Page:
Stand Up for Safe Jobs
(This article first appeared in the September/October 2018 issue of the American Postal Worker magazine)
By Industrial Relations Director Vance Zimmerman
“It is the responsibility of management to provide safe working conditions in all present and future installations and to develop a safe working force.”
This is how Article 14 of our Collective Bargaining agreement with the Postal Service begins. That one sentence is very powerful and tells all of us that the highest-ranking postal manager – the Postmaster General – recognizes that ultimately it is their responsibility to provide a safe and healthy work environment.
You may hear supervisors and managers say that safety is “everyone’s responsibility” or that every accident is “preventable.” But how often do you hear that safety is every worker’s right?
Federal law and our collective bargaining agreement make it clear you have the right to a safe workplace and to go home each night uninjured, healthy, and able to enjoy your life. But do all your supervisors and managers believe it is your right to have a safe workplace free from hazardous situations, broken and dangerous equipment, narrow walkways, blocked exits, or ergonomically unsafe conditions? There may be some who preach that – but what do their actions show? If I had to guess, I would guess their actions show they view safety more as a burden unjustly placed upon them instead of a right they are required to ensure you have.
One of the most important ways to protect your rights to a safe workplace is to know what they are; management is most likely not going to freely volunteer this information.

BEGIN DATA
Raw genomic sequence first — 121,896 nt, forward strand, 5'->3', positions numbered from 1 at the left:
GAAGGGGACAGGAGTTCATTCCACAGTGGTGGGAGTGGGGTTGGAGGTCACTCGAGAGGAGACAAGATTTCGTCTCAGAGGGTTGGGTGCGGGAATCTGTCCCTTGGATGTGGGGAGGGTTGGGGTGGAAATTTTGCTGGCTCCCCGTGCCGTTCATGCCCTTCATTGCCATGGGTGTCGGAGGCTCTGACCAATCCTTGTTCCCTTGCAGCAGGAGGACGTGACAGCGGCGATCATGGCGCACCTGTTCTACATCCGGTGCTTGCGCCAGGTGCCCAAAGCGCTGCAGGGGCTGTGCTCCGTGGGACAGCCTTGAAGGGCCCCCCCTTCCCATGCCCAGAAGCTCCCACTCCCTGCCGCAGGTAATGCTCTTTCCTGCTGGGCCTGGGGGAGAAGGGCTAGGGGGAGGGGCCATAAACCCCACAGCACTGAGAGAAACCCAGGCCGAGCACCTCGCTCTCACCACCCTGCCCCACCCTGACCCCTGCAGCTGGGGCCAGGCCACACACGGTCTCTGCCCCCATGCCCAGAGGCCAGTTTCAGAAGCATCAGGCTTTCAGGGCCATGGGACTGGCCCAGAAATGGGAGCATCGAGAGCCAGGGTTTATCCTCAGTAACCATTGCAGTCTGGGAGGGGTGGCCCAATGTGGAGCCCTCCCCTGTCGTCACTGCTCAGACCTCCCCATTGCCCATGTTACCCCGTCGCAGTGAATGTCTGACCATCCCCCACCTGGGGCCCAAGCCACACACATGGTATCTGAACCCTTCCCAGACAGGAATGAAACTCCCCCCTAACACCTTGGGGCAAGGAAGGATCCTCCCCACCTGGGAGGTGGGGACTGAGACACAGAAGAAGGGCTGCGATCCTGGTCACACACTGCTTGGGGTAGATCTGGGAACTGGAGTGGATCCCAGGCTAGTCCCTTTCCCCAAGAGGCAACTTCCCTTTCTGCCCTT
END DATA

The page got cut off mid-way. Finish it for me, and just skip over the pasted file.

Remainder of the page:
That is why we hope you all received a copy of the Stand Up for Safe Jobs brochure put together under the direction of President Dimondstein, with five fact sheets on your rights and safety. You can find these fact sheets at: www.apwu.org/issues/safe-jobs.
Postal policies, handbooks, manuals, and your APWU contract make it clear you have the right to report dangerous conditions, hazards, broken/damaged equipment, and unsafe work practices. You have the right to complete PS Form 1767 to report anything unsafe.
This form requires management to put in writing what they did to address your concern and how they abated the unsafe item you reported. The form calls for action by the end of your shift – if that isn’t possible, then no later than 24 hours after the form has been filed.
You have the right to file complaints with the Occupational Safety and Health Administration (OSHA) when safety is not a concern of your supervisors and managers and unsafe working conditions and practices are continuous. You also have the right to refuse to do work that is of such a danger, bodily harm is clearly possible. However, the danger must be clearly evident.
These policies also make it clear that you can do this without the fear of reprisal. Unfortunately, we know sometimes your supervisors and managers may not adhere to this practice. You can take action when they do not follow the rules. Of course, when safety rules and regulations are not followed, you also have the right to file a grievance.
Your union takes safety seriously and will support your fight. Our contract requires the USPS to hear your safety grievances, listen to our union on safety issues, and work with us to make sure safety is a priority.
APWU Regional Safety Representatives can assist you and your local in the enforcement of safety rules. You can find yours at www.apwu.org/issues/regional-shrepresentatives.
In 2017, 12 postal employees lost their lives on the job. Over 42,000 postal employees were injured and had claims accepted by the Office of Workers’ Compensation Programs. We do not want you to become the next statistic. Know your rights, enforce your right to a safe workplace, exercise all the tools you have to have a safe work environment, and always be willing to Stand
Up for Safe Jobs.